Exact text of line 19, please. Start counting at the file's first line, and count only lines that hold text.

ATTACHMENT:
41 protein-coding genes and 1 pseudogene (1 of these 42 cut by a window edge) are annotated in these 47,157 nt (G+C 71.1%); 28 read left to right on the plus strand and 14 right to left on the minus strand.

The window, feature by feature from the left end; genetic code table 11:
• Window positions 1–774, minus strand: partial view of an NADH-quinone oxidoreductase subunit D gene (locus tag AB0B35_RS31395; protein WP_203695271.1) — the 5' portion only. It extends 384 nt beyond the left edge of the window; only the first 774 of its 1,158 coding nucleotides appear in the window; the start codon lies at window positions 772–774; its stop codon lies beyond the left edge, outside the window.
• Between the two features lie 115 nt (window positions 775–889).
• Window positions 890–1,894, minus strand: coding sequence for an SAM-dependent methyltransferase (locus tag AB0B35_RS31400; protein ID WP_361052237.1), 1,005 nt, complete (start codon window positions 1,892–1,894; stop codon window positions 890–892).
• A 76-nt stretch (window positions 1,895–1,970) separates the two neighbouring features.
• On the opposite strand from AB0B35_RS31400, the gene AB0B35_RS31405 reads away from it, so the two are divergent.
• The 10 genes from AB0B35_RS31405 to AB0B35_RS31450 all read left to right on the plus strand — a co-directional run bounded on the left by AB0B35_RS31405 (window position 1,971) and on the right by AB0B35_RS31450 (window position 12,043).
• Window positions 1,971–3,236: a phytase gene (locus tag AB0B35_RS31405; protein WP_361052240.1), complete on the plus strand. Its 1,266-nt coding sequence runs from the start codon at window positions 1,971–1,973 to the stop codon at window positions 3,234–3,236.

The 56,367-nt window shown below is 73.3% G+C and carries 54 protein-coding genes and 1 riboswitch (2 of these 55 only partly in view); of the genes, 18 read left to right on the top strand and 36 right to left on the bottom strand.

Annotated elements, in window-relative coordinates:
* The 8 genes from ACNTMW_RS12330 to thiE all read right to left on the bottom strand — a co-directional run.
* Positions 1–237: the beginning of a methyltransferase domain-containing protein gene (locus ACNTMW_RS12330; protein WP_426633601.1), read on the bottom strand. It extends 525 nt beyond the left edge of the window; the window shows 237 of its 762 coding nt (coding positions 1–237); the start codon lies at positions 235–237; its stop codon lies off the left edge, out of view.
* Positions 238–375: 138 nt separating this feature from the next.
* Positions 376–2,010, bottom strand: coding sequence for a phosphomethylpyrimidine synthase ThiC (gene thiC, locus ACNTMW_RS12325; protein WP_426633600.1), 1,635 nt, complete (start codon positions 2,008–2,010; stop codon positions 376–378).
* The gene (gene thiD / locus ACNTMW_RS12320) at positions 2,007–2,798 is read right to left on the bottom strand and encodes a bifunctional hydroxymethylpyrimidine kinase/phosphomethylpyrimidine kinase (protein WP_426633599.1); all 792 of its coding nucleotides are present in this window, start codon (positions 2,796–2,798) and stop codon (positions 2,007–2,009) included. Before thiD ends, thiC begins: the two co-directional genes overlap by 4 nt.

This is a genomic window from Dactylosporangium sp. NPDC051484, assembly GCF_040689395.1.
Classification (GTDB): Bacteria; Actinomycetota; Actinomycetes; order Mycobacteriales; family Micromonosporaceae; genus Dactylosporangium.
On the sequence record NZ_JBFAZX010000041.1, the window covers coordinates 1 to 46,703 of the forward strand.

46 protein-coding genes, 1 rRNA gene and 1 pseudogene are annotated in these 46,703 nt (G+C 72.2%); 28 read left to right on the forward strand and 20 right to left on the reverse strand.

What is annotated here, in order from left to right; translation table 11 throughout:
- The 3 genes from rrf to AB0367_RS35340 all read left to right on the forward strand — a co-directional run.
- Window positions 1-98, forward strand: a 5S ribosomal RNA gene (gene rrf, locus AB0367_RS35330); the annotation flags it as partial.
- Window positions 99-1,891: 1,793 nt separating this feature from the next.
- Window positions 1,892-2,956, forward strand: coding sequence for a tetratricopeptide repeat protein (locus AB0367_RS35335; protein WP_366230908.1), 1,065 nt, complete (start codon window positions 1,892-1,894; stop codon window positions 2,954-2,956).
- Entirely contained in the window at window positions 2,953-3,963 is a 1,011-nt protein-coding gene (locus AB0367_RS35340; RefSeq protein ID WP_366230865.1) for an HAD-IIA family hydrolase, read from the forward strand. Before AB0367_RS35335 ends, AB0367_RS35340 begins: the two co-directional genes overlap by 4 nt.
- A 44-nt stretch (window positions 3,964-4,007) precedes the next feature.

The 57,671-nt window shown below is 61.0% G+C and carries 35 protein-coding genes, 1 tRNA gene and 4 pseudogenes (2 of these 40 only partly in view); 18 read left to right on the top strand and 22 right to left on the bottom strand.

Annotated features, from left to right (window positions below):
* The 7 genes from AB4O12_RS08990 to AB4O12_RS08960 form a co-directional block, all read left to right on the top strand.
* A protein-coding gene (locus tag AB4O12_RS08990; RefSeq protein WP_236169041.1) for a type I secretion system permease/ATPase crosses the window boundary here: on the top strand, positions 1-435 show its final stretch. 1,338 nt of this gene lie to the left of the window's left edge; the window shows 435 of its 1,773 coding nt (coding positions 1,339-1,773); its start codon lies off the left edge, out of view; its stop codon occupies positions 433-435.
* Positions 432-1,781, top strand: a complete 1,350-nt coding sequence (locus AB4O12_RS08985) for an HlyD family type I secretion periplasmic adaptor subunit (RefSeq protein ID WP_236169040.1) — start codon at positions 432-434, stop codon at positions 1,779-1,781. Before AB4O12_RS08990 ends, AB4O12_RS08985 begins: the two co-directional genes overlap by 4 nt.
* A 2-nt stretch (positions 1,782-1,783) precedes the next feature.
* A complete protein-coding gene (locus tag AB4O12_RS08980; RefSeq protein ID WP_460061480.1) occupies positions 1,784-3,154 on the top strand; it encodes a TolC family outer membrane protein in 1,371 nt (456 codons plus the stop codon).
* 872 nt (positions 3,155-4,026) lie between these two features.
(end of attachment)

On the sequence record NZ_JBFAZX010000041.1, the window covers coordinates 1 to 46,703 of the forward strand.